With over 30 years of experience, Chef Wong Wing Keung is the current executive chef of Michelin-starred Cantonese restaurant, Man Wah of Mandarin Oriental, in charge of delighting guests with his creative dishes that promises to create memorable gastronomical moments. IMFC had the honour of catching up with this talented chef who happens to be one of the few Chinese chefs who have obtained the “Certificate of Master Chef Course in Chinese Cuisine” organised by the Chinese Cuisine Training Institute, Chef Wong has also acquired numerous culinary accolades including the “Gold with Distinction Award” and “Gold Award” in the “Best of the Best Culinary Awards” by the Hong Kong Tourism Board.
IMFC : Man Wah has a list of well-known signature dishes with loyal fans; will you keep them or make drastic change on the menu?
CW: Having delighted guests for 50 years, Man Wah has gained a large following with its authentic Cantonese cuisine. It's important to find a balance between keeping all-time favourites and introducing new dishes in the menu. A selection of signature dishes are still available and they include Deep-fried codfish, preserved olive, black bean, five spices; Wok-fried Dover sole, black bean sauce; and Wagyu beef puff, black pepper sauce. Meanwhile, a number of new dishes have been added to the menu in order to excite the palate of our discerning guests. Highlights include Deep-fried sea urchin pudding; wok-fried lobster with scrambled eggs, osmanthus and bean sprouts, Man Wah dim sum platter and tossed Wanton noodle in abalone sauce.
IMFC: In which cuisine are you specialized/trained in? What do you think of the traditional dim sum available in Hong Kong now?
With over 30 years of experience, I was professionally trained in Cantonese cuisine, which is the culinary spirit of China's Guangdong Province, including Hong Kong.
Dim sum, being an integral part of Cantonese cuisine is immensely popular in Hong Kong. While there has been a trend of modernistic dim sum in recent years, I think we need to remain anchored in the traditions which defines the spirit of this symbol if Cantonese delicacies. While the younger generation of diners, have a more adventurous taste buds, classic favourites such as har gao (prawn dumpling) and siu mai (meat dumplings) should never be forgotten as these are the artisan roots of dim sum.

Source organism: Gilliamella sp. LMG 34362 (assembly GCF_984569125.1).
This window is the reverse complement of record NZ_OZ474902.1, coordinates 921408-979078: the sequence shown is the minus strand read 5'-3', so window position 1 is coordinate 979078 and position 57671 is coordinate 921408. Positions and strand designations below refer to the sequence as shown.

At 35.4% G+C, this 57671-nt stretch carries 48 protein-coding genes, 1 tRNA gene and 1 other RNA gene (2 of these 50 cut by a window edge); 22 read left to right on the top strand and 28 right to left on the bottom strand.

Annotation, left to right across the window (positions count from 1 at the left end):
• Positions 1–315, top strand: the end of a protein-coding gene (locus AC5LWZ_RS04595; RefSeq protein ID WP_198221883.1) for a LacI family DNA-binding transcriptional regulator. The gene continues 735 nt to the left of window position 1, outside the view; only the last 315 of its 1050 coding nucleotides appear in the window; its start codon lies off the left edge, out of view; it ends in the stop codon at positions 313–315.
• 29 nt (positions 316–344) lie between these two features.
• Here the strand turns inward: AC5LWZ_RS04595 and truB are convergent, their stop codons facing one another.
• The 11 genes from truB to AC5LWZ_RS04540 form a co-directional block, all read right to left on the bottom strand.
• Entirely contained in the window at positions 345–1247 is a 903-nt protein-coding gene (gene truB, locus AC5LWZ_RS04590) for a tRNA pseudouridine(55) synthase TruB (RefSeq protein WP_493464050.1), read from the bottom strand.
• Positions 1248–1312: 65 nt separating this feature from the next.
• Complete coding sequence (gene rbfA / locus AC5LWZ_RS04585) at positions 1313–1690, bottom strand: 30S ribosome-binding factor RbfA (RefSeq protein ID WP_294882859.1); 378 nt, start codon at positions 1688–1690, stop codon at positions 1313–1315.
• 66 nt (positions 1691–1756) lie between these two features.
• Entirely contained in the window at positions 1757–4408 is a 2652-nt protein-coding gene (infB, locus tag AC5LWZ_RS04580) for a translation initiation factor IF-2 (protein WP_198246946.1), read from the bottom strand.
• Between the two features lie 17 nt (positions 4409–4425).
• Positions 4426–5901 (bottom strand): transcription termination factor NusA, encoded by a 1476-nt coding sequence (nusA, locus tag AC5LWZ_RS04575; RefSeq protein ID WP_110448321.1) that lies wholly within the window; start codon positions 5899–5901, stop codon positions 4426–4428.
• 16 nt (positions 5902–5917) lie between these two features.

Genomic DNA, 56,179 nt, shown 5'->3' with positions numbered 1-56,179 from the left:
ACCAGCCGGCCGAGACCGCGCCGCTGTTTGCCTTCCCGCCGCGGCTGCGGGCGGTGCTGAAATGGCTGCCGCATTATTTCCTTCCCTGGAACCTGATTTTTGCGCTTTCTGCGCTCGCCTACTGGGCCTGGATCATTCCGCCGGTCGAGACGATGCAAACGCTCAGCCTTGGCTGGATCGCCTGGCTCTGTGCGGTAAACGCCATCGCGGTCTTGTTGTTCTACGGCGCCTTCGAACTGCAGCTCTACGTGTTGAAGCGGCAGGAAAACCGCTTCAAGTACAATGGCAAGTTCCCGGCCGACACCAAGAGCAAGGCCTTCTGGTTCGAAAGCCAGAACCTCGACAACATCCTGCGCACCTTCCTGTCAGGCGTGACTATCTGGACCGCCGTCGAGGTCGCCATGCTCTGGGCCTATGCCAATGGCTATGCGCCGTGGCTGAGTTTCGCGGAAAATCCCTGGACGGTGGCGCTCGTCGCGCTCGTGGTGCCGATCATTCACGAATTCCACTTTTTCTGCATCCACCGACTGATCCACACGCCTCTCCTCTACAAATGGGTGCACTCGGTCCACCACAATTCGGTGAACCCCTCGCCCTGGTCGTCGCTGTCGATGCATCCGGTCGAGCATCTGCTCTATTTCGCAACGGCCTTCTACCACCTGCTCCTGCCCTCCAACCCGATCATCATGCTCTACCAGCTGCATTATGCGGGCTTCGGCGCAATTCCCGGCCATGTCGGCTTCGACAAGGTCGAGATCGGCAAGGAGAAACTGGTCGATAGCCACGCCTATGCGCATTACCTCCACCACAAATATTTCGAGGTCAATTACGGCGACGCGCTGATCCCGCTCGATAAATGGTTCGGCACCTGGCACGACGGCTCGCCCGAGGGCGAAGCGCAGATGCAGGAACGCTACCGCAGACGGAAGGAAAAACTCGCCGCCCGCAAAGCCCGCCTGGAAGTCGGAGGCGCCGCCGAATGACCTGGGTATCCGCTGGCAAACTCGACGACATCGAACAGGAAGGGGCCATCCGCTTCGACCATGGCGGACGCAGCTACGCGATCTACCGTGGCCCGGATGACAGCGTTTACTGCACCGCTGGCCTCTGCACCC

How do you rate the standard of Chinese cuisine in Hong Kong? If you have to recommend a local ingenious F&B experiences to a tourist, what would that be?
Hong Kong is at the top of the game for Chinese cuisine offering a wide selection of options, from local dim sum spots to high-end Michelin-starred restaurants. Most of the professionally trained chefs are in the business of delivering quality food items in order to excel in this competitive market. On this globally connected food hub, we have the advantage of being able to source ingredients from around the world. This ensures that fresh, seasonal ingredients are always available on the menu.
For overseas tourists who are keen on giving a go at the local dining experiences, I would recommend visiting a dai pai dong at the Temple Street night market, street food in Mongkok, and seafood in Sai Kung
Mandarin Oriental is a symbol of luxury, and the ambience at Man Wah emulates that. From a food presentation perspective, what do you pay most attention to?
As a fine dining Cantonese restaurant, all our dishes are beautifully presented in specially designed dishware. Key ingredients are usually highlighted in our dishes where guests can have a better understanding of where the flavours are coming from. Having said that, the most important things for a good dish are the flavour and the temperature. Many chefs these days put too much time and effort on the presentation and neglect the other two key components.